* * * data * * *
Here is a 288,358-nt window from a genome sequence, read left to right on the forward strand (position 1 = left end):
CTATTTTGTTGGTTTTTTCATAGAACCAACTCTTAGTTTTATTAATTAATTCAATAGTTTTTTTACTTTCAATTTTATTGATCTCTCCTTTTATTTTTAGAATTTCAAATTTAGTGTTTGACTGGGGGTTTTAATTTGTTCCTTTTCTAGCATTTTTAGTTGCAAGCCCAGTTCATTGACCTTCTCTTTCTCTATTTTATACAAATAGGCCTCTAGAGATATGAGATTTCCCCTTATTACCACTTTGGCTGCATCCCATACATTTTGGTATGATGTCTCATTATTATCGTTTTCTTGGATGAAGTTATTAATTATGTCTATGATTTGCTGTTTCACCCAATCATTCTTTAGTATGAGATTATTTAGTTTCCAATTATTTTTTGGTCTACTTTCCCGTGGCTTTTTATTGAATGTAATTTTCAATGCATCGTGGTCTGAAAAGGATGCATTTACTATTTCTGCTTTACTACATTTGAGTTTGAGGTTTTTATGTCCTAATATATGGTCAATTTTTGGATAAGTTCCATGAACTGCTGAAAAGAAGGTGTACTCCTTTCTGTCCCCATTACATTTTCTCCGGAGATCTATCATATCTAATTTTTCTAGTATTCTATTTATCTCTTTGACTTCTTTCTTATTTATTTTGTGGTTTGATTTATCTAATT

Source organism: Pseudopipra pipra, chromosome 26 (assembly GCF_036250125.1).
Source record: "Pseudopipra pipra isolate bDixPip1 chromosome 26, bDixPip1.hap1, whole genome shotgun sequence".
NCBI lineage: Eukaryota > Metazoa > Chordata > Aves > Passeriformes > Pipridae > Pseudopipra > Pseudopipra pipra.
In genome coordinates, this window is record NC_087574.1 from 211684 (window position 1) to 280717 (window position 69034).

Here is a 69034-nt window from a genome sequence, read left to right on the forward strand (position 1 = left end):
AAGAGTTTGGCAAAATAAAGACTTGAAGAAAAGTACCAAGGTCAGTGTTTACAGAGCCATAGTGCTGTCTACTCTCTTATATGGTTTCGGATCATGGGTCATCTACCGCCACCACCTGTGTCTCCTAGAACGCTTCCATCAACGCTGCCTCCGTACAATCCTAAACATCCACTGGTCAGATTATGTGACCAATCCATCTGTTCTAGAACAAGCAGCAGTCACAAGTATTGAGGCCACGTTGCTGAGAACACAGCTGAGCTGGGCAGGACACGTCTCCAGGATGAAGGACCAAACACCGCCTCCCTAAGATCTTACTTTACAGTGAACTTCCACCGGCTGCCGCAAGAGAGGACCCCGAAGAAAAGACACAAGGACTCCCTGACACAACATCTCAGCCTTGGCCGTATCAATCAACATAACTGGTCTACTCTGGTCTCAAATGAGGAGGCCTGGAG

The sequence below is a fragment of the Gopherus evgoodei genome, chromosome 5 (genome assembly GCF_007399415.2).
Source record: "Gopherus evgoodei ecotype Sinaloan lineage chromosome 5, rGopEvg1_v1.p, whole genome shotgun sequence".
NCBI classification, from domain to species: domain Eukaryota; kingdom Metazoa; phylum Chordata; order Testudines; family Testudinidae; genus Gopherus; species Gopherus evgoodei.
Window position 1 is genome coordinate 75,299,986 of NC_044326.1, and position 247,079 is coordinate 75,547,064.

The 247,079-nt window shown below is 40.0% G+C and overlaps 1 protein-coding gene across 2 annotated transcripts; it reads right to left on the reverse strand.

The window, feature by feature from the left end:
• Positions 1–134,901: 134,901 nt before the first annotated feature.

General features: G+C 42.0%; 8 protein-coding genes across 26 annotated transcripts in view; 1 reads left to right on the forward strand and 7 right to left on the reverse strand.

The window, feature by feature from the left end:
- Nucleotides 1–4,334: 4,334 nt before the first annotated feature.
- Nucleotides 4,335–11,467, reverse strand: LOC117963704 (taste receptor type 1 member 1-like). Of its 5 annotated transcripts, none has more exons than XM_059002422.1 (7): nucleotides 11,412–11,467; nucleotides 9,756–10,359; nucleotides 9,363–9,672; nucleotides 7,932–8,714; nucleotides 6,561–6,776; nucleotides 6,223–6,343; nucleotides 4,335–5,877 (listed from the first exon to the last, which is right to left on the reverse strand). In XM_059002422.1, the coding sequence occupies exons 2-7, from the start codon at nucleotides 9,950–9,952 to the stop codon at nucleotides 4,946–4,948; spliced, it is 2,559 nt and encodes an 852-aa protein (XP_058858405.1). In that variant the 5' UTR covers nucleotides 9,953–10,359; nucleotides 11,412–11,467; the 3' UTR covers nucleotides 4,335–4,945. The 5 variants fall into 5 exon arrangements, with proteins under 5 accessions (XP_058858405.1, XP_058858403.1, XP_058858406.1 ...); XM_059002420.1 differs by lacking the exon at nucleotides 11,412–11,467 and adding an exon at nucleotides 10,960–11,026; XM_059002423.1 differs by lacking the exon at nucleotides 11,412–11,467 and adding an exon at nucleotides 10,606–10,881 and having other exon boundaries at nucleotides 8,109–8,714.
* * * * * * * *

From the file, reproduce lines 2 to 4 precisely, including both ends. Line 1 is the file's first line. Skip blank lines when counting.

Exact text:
CTATTTTGTTGGTTTTTTCATAGAACCAACTCTTAGTTTTATTAATTAATTCAATAGTTTTTTTACTTTCAATTTTATTGATCTCTCCTTTTATTTTTAGAATTTCAAATTTAGTGTTTGACTGGGGGTTTTAATTTGTTCCTTTTCTAGCATTTTTAGTTGCAAGCCCAGTTCATTGACCTTCTCTTTCTCTATTTTATACAAATAGGCCTCTAGAGATATGAGATTTCCCCTTATTACCACTTTGGCTGCATCCCATACATTTTGGTATGATGTCTCATTATTATCGTTTTCTTGGATGAAGTTATTAATTATGTCTATGATTTGCTGTTTCACCCAATCATTCTTTAGTATGAGATTATTTAGTTTCCAATTATTTTTTGGTCTACTTTCCCGTGGCTTTTTATTGAATGTAATTTTCAATGCATCGTGGTCTGAAAAGGATGCATTTACTATTTCTGCTTTACTACATTTGAGTTTGAGGTTTTTATGTCCTAATATATGGTCAATTTTTGGATAAGTTCCATGAACTGCTGAAAAGAAGGTGTACTCCTTTCTGTCCCCATTACATTTTCTCCGGAGATCTATCATATCTAATTTTTCTAGTATTCTATTTATCTCTTTGACTTCTTTCTTATTTATTTTGTGGTTTGATTTATCTAATT

Source organism: Pseudopipra pipra, chromosome 26 (assembly GCF_036250125.1).
Source record: "Pseudopipra pipra isolate bDixPip1 chromosome 26, bDixPip1.hap1, whole genome shotgun sequence".